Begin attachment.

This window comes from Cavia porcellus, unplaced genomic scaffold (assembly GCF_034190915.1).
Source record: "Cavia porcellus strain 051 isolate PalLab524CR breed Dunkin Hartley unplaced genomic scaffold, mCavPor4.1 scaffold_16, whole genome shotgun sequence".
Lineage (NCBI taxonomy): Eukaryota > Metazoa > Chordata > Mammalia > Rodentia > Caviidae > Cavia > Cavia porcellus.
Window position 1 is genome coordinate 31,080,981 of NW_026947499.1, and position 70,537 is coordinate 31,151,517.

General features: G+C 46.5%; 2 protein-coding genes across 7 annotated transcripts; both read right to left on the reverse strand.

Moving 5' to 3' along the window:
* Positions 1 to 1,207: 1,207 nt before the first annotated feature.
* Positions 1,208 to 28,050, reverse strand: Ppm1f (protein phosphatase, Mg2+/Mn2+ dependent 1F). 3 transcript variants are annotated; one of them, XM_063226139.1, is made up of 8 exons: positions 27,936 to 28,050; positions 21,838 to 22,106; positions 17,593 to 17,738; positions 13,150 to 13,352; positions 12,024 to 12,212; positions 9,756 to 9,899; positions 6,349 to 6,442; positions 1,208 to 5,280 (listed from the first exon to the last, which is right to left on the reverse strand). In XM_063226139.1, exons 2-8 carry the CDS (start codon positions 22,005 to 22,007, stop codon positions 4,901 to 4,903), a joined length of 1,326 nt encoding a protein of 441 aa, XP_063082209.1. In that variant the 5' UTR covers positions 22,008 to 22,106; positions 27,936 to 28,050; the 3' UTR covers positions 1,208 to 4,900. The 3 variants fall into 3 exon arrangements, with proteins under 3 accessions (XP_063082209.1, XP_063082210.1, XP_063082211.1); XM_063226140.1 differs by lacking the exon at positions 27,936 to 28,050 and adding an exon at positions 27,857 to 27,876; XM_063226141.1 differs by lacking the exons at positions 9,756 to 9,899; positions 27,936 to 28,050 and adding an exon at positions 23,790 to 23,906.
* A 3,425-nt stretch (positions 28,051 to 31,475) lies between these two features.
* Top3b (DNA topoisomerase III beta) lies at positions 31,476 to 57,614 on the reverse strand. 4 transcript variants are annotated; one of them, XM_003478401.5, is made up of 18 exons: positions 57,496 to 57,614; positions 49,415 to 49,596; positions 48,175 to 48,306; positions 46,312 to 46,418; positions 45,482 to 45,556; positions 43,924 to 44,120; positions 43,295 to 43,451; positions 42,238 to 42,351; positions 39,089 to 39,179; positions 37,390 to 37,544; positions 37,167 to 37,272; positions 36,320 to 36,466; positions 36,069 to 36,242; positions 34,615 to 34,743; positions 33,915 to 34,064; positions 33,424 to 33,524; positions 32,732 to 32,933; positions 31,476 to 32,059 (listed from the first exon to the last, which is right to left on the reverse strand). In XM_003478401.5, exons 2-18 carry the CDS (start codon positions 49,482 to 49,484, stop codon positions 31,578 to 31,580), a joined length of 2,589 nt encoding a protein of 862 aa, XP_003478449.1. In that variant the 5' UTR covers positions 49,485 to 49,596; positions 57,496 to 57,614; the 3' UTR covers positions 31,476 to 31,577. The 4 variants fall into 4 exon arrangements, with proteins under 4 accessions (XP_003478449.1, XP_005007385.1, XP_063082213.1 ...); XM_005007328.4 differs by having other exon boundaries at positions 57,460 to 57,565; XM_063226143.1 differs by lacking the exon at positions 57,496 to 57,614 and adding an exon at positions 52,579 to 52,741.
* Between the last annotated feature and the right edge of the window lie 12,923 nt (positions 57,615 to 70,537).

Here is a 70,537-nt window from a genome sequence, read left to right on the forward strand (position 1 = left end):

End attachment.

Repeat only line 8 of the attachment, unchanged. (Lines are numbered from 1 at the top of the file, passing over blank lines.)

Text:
* Positions 1,208 to 28,050, reverse strand: Ppm1f (protein phosphatase, Mg2+/Mn2+ dependent 1F). 3 transcript variants are annotated; one of them, XM_063226139.1, is made up of 8 exons: positions 27,936 to 28,050; positions 21,838 to 22,106; positions 17,593 to 17,738; positions 13,150 to 13,352; positions 12,024 to 12,212; positions 9,756 to 9,899; positions 6,349 to 6,442; positions 1,208 to 5,280 (listed from the first exon to the last, which is right to left on the reverse strand). In XM_063226139.1, exons 2-8 carry the CDS (start codon positions 22,005 to 22,007, stop codon positions 4,901 to 4,903), a joined length of 1,326 nt encoding a protein of 441 aa, XP_063082209.1. In that variant the 5' UTR covers positions 22,008 to 22,106; positions 27,936 to 28,050; the 3' UTR covers positions 1,208 to 4,900. The 3 variants fall into 3 exon arrangements, with proteins under 3 accessions (XP_063082209.1, XP_063082210.1, XP_063082211.1); XM_063226140.1 differs by lacking the exon at positions 27,936 to 28,050 and adding an exon at positions 27,857 to 27,876; XM_063226141.1 differs by lacking the exons at positions 9,756 to 9,899; positions 27,936 to 28,050 and adding an exon at positions 23,790 to 23,906.